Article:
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bio website motls.blogspot.com
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Hi, I am a string theorist and a publicist.


Jan
22
revised What is the meaning of speed of light $c$ in $E=mc^2$?
added 276 characters in body
Jan
22
comment Calculating gravity when taking into account the change of gravitational force
Let me say Steven's lesson in different words. The first equation of yours, using $gt^2$, is only OK if the acceleration $g$ is constant, i.e. in the "uniform" gravitational field. For example, on the surface of Earth, the field and acceleration are approximately uniform. The accuracy is so high that we don't need to talk about $g$ being height-dependent in any everyday applications. However, $g$ does depend on $r$ and therefore on $t$, so $y=gt^2/2$ for a fixed $g$ isn't the right description anymore. Instead, it must be replaced by the solution of the differential equation, $g\to\ddot y$.
Jan
22
comment Calculating gravity when taking into account the change of gravitational force
Dear @Frxstrem, differential equations are equations for whole functions $r(t)$ which relate the so-called "derivatives". The equation with $\ddot{r}$ is actually the right way to write your equation for the acceleration. I think that if you don't know at all what differential equations are, this thread on Physics SE isn't the right arena to learn this rather extensive subdiscipline of maths. Steven: I disagree that the analytic solution to the Kepler problem etc. is useless and infinitely contrived; after all, Newton mastered it to explain Kepler's laws, the first big success of his theory.
Jan
22
revised What is the meaning of speed of light $c$ in $E=mc^2$?
added 1323 characters in body
Jan
22
answered What is the meaning of speed of light $c$ in $E=mc^2$?
Jan
22
comment Source term of the Einstein field equation
Otherwise what the mass "including the pressure" is depends on what we exactly calculate; Feynman's was an estimate. But in various situations, the mass may be modified by $\pm C \int p\,\, {\rm d}V/c^2$ where $C$ is a numerical constant. In other contexts, it's important that the influence of the pressure is nonlinear, and therefore only in higher orders, and so on.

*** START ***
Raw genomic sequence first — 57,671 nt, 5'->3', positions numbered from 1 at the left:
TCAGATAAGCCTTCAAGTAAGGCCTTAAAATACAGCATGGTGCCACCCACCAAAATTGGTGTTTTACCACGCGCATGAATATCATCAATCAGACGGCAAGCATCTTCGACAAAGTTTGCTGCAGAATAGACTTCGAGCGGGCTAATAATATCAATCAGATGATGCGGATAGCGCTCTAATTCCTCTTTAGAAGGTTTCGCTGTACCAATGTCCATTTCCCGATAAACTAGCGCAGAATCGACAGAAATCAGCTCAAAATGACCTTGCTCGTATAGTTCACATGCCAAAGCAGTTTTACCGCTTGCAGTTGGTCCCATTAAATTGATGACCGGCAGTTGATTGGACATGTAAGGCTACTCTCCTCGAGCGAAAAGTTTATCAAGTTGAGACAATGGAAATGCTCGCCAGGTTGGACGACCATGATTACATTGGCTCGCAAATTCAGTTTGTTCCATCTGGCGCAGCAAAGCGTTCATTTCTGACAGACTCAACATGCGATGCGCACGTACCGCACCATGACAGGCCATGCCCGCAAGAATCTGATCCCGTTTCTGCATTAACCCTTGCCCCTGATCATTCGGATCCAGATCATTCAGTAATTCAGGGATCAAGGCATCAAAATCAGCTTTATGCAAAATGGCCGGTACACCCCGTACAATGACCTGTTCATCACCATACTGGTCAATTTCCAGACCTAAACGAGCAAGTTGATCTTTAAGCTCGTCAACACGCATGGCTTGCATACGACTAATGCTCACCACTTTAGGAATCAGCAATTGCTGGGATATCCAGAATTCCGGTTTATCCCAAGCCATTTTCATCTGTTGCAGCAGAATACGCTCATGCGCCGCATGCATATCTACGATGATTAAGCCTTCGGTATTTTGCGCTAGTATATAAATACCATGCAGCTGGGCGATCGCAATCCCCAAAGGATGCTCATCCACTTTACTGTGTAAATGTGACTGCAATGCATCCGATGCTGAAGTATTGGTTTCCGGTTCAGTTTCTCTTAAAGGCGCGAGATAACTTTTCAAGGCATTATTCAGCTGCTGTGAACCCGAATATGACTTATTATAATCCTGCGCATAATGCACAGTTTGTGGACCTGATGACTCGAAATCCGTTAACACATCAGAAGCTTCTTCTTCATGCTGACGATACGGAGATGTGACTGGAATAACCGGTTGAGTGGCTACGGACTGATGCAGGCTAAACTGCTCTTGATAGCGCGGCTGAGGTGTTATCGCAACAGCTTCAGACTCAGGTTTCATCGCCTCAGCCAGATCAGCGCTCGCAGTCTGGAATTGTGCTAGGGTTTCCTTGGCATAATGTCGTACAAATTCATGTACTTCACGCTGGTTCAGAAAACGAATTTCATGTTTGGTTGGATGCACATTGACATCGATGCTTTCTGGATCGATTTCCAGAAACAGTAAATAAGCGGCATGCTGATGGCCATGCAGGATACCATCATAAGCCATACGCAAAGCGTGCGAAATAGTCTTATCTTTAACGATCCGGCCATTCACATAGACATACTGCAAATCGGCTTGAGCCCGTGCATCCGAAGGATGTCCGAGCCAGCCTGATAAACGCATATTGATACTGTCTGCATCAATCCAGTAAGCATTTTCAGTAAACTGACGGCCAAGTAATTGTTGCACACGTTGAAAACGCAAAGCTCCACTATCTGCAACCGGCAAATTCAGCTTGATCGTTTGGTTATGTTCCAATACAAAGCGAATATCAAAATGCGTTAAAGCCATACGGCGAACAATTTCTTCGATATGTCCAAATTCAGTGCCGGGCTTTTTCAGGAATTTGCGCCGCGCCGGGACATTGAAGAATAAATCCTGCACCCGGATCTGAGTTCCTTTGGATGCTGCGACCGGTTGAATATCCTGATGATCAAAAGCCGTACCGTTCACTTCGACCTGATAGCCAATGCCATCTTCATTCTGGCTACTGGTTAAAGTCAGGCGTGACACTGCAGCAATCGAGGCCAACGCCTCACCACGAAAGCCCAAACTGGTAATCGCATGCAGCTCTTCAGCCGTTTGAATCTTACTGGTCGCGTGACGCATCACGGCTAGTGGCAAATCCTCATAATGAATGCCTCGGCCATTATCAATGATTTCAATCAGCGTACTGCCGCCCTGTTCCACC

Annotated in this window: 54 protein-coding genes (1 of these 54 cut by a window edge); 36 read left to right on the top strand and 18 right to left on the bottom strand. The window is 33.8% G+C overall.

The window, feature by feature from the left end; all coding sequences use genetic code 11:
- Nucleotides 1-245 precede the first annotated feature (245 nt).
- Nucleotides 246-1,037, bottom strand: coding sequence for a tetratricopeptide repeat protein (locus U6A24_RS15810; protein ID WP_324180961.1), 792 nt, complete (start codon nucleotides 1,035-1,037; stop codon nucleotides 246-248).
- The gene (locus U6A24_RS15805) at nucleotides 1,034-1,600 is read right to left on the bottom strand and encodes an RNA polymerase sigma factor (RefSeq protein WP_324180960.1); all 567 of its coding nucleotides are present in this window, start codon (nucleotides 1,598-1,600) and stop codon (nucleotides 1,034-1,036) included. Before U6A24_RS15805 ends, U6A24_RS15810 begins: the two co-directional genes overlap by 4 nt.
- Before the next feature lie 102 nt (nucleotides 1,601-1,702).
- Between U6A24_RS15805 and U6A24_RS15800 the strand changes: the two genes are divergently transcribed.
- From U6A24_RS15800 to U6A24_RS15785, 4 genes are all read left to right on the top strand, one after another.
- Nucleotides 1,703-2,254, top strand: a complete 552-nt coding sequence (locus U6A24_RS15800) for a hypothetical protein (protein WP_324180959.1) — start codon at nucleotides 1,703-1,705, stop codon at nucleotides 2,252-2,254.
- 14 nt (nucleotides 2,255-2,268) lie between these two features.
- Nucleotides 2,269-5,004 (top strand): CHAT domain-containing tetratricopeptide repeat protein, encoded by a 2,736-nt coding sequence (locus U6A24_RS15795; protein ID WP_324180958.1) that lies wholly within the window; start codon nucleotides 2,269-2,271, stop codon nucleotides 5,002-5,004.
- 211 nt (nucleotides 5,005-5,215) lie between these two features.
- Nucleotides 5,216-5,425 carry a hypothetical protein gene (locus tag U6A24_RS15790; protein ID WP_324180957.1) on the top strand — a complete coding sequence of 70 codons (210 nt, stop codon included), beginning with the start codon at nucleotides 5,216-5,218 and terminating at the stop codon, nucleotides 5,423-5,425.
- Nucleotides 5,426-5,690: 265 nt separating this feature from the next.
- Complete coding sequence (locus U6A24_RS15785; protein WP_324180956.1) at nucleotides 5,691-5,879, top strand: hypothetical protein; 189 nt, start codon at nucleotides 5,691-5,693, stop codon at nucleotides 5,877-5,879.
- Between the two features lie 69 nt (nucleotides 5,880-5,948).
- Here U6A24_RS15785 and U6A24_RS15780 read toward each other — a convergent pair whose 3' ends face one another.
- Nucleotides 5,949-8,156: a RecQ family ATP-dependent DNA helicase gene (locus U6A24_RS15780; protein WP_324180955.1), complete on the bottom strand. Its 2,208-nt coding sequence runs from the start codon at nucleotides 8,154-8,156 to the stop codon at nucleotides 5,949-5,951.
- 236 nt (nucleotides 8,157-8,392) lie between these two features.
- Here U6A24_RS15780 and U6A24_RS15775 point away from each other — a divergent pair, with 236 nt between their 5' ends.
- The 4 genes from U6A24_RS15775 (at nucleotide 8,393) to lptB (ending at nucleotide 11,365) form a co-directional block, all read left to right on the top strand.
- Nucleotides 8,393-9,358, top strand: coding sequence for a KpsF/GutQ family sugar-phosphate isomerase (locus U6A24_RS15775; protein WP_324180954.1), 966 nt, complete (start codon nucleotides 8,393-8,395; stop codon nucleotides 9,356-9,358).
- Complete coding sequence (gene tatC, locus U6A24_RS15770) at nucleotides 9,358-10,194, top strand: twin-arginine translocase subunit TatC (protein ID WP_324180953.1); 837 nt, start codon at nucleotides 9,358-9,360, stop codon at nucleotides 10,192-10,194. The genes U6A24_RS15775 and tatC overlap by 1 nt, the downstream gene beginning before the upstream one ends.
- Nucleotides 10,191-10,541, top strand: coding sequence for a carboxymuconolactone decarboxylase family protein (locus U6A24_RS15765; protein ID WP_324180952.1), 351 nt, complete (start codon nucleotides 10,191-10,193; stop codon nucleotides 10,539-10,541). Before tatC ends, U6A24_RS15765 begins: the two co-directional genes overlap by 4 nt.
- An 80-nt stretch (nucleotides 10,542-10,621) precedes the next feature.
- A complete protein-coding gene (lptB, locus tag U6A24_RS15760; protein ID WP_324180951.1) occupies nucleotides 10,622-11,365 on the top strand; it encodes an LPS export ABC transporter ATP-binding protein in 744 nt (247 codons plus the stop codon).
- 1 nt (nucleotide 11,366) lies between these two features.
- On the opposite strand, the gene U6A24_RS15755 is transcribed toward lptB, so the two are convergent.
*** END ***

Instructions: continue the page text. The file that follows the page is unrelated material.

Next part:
Jan
22
comment Source term of the Einstein field equation
Dear @Kernel, it seems to me that you are repeating the same pre-existing opinions of yours and you didn't really pay much attention to Kyle who explains what the actual core of Penrose's complaint was, and in my opinion, correctly so. When you have a star, it has not only mass density inside; it also have a pressure because the particles are moving somewhat quickly. In GR, the very presence of pressure - inside the matter (so "pressure on what" is a totally irrelevant question here) - is affecting the properties of the gravitational field because the whole $T_{\mu\nu}$ including $p$ is RHS.
Jan
21
awarded  Enlightened
Jan
21
comment What is an isoscalar factor?
I see, so they're for the maximally symmetrized representations only.
Jan
21
comment What is an isoscalar factor?
This whole question looks strange because while $SO(3)$ irreducible representations are uniquely specified by a value of $L$, it is not the case for $SO(n)$ for $n>3$. For more complicated groups, one must use Young diagrams, not just a simple value of $L$, and the Racah coefficients - another name for the isoscalar factor - also depends on the whole diagram. Where did you see the comments and formulae you reproduced?
Jan
21
revised Quantum Field Theory Variants
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Jan
21
revised Quantum Field Theory Variants
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Jan
21
answered How does Newton's 2nd law correspond to GR in the weak field limit?
Jan
21
awarded  Nice Answer
Jan
21
comment Feynman rule 4-point vertex WW -> ZZ
There isn't any helicity-dependence in the coupling of gauge bosons; only fermions are chiral in the electroweak theory. Up to different coupling constants and structure constants, the WWZZ vertex is identical to that of 4 gluons and may be found in any textbook such as Peskin and Schroeder.
Jan
21
answered Where does the photon's energy come from in X-ray bremsstrahlung?
Jan
21
comment relativity and aberration of light
Good luck, Kostis, but maybe you're taking some details too seriously. The signs (plus or minus) either follow from the text in a way you may understand, or you should ignore them if you just "roughly read" the text. In a broad variety of situations, the changed signs are just changes in conventions and both options may be equally valid assuming that other signs are adjusted as well. One must be careful which of the signs are really variable and which of them would be mistake if one changed them. Much of the structure beyond the signs is more important and characteristic about the equations.
Jan
21
revised Quantum Field Theory Variants
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Jan
21
answered Quantum Field Theory Variants
Jan
21
comment Some questions regarding $n+m$-dimensional spacetime
I have a big problem with the "unstable" and other labels. Whether a spacetime is stable depends on the dynamics in it. And be sure that supersymmetric $n+1$ dimensional spacetimes are always stable, and there are lots of them in string theory and outside string theory, too. The label "too simple" may have a point but one would have to discuss what it exactly means, much like the "ultrahyperbolic/unpredictive" label. Those things are for a long discussion with many aspects and it's not clear which of them you're really interested in, especially if you add fractional and negative dims (WTF?).